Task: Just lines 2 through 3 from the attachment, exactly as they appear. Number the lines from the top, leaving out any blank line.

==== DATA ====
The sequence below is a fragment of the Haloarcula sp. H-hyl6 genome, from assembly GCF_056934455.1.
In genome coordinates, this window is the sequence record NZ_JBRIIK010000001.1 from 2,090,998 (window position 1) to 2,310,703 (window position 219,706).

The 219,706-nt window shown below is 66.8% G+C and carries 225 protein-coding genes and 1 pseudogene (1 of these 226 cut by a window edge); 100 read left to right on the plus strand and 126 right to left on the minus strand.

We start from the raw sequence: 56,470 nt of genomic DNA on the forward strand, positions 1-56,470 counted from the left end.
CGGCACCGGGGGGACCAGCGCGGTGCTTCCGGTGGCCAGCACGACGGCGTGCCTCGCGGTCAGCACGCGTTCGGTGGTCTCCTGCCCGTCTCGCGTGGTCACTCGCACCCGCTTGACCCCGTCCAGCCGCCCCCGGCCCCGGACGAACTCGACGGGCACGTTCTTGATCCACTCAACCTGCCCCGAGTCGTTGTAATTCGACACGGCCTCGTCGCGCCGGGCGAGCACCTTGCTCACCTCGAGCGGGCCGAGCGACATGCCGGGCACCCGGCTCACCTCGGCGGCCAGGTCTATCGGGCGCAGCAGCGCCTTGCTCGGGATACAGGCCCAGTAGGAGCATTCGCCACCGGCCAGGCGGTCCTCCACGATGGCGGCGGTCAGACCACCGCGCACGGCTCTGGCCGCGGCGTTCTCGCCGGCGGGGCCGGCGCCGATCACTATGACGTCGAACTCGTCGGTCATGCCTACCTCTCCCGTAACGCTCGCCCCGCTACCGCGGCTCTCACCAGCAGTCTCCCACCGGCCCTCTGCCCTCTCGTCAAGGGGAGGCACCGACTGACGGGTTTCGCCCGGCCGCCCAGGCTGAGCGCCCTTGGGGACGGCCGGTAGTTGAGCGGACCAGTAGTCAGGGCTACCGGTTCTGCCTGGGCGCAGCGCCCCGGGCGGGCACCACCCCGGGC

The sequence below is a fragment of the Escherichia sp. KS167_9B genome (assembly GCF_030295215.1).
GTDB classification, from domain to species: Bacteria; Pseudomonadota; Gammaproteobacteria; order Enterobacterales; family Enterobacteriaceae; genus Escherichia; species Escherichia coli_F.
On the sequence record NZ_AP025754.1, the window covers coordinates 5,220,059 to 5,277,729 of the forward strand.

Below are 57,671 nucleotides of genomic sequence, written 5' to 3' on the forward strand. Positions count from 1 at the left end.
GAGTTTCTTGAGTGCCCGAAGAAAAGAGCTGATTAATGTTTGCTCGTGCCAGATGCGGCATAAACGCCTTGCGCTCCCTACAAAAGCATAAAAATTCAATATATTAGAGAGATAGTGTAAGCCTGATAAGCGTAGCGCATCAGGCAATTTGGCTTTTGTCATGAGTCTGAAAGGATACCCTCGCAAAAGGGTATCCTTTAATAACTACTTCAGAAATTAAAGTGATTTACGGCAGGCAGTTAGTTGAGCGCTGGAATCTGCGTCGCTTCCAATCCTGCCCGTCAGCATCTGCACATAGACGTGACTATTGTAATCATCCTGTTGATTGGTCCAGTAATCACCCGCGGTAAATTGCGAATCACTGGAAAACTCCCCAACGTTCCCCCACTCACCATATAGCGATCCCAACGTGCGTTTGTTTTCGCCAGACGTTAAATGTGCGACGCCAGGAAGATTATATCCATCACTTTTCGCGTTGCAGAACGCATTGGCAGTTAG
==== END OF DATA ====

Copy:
In genome coordinates, this window is the sequence record NZ_JBRIIK010000001.1 from 2,090,998 (window position 1) to 2,310,703 (window position 219,706).

The 219,706-nt window shown below is 66.8% G+C and carries 225 protein-coding genes and 1 pseudogene (1 of these 226 cut by a window edge); 100 read left to right on the plus strand and 126 right to left on the minus strand.